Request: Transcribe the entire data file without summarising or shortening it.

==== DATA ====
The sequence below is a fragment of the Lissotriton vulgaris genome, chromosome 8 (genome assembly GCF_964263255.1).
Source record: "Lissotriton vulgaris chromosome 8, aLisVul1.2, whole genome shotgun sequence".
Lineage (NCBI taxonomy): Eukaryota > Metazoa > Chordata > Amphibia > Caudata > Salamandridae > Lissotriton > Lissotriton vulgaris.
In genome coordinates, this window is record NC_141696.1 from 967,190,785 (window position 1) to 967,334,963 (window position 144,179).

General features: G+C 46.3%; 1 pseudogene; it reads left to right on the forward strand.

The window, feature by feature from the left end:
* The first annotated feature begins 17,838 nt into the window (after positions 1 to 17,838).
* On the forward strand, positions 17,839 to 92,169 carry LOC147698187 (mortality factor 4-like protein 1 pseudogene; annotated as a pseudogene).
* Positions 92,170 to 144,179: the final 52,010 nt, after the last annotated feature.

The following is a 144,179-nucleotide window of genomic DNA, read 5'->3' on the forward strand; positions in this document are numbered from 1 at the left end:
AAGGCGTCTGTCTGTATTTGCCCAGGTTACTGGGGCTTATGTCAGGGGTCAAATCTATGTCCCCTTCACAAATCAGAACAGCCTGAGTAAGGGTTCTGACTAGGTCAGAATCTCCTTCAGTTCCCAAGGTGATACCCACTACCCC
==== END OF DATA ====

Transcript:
The sequence below is a fragment of the Lissotriton vulgaris genome, chromosome 8 (genome assembly GCF_964263255.1).
Source record: "Lissotriton vulgaris chromosome 8, aLisVul1.2, whole genome shotgun sequence".
Lineage (NCBI taxonomy): Eukaryota > Metazoa > Chordata > Amphibia > Caudata > Salamandridae > Lissotriton > Lissotriton vulgaris.
In genome coordinates, this window is record NC_141696.1 from 967,190,785 (window position 1) to 967,334,963 (window position 144,179).

General features: G+C 46.3%; 1 pseudogene; it reads left to right on the forward strand.

The window, feature by feature from the left end:
* The first annotated feature begins 17,838 nt into the window (after positions 1 to 17,838).
* On the forward strand, positions 17,839 to 92,169 carry LOC147698187 (mortality factor 4-like protein 1 pseudogene; annotated as a pseudogene).
* Positions 92,170 to 144,179: the final 52,010 nt, after the last annotated feature.

The following is a 144,179-nucleotide window of genomic DNA, read 5'->3' on the forward strand; positions in this document are numbered from 1 at the left end:
AAGGCGTCTGTCTGTATTTGCCCAGGTTACTGGGGCTTATGTCAGGGGTCAAATCTATGTCCCCTTCACAAATCAGAACAGCCTGAGTAAGGGTTCTGACTAGGTCAGAATCTCCTTCAGTTCCCAAGGTGATACCCACTACCCC